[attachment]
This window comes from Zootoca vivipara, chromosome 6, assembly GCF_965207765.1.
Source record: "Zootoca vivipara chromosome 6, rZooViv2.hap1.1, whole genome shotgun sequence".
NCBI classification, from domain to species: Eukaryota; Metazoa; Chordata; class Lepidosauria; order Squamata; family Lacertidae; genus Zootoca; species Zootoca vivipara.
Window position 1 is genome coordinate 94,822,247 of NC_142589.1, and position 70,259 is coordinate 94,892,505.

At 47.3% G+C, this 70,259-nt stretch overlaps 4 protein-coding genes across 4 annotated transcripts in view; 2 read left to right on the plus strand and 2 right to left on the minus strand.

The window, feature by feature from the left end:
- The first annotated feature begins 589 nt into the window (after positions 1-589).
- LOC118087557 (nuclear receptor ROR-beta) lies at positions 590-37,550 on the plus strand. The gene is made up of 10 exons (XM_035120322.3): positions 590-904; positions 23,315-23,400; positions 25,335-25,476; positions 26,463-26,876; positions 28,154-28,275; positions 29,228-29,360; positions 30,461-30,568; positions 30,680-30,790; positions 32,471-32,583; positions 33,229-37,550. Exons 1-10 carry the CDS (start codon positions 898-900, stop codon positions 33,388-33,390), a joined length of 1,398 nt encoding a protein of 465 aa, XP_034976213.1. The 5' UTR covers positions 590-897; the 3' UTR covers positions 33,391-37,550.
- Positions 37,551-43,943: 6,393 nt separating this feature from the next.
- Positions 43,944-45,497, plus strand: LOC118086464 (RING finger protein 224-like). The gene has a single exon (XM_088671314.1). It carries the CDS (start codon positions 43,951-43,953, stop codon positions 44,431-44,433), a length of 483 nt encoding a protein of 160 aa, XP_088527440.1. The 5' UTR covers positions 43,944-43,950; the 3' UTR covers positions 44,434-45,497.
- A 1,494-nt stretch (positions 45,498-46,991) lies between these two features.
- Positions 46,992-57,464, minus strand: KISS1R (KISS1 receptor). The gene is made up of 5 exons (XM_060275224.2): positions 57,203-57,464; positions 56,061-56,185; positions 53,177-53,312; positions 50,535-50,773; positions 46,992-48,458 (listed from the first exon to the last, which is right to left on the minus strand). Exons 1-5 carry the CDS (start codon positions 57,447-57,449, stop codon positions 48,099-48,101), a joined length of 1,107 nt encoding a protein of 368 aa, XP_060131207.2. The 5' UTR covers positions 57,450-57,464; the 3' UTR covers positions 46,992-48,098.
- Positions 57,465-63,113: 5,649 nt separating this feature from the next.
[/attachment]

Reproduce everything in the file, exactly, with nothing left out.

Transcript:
This window comes from Zootoca vivipara, chromosome 6, assembly GCF_965207765.1.
Source record: "Zootoca vivipara chromosome 6, rZooViv2.hap1.1, whole genome shotgun sequence".
NCBI classification, from domain to species: Eukaryota; Metazoa; Chordata; class Lepidosauria; order Squamata; family Lacertidae; genus Zootoca; species Zootoca vivipara.
Window position 1 is genome coordinate 94,822,247 of NC_142589.1, and position 70,259 is coordinate 94,892,505.

At 47.3% G+C, this 70,259-nt stretch overlaps 4 protein-coding genes across 4 annotated transcripts in view; 2 read left to right on the plus strand and 2 right to left on the minus strand.

The window, feature by feature from the left end:
- The first annotated feature begins 589 nt into the window (after positions 1-589).
- LOC118087557 (nuclear receptor ROR-beta) lies at positions 590-37,550 on the plus strand. The gene is made up of 10 exons (XM_035120322.3): positions 590-904; positions 23,315-23,400; positions 25,335-25,476; positions 26,463-26,876; positions 28,154-28,275; positions 29,228-29,360; positions 30,461-30,568; positions 30,680-30,790; positions 32,471-32,583; positions 33,229-37,550. Exons 1-10 carry the CDS (start codon positions 898-900, stop codon positions 33,388-33,390), a joined length of 1,398 nt encoding a protein of 465 aa, XP_034976213.1. The 5' UTR covers positions 590-897; the 3' UTR covers positions 33,391-37,550.
- Positions 37,551-43,943: 6,393 nt separating this feature from the next.
- Positions 43,944-45,497, plus strand: LOC118086464 (RING finger protein 224-like). The gene has a single exon (XM_088671314.1). It carries the CDS (start codon positions 43,951-43,953, stop codon positions 44,431-44,433), a length of 483 nt encoding a protein of 160 aa, XP_088527440.1. The 5' UTR covers positions 43,944-43,950; the 3' UTR covers positions 44,434-45,497.
- A 1,494-nt stretch (positions 45,498-46,991) lies between these two features.
- Positions 46,992-57,464, minus strand: KISS1R (KISS1 receptor). The gene is made up of 5 exons (XM_060275224.2): positions 57,203-57,464; positions 56,061-56,185; positions 53,177-53,312; positions 50,535-50,773; positions 46,992-48,458 (listed from the first exon to the last, which is right to left on the minus strand). Exons 1-5 carry the CDS (start codon positions 57,447-57,449, stop codon positions 48,099-48,101), a joined length of 1,107 nt encoding a protein of 368 aa, XP_060131207.2. The 5' UTR covers positions 57,450-57,464; the 3' UTR covers positions 46,992-48,098.
- Positions 57,465-63,113: 5,649 nt separating this feature from the next.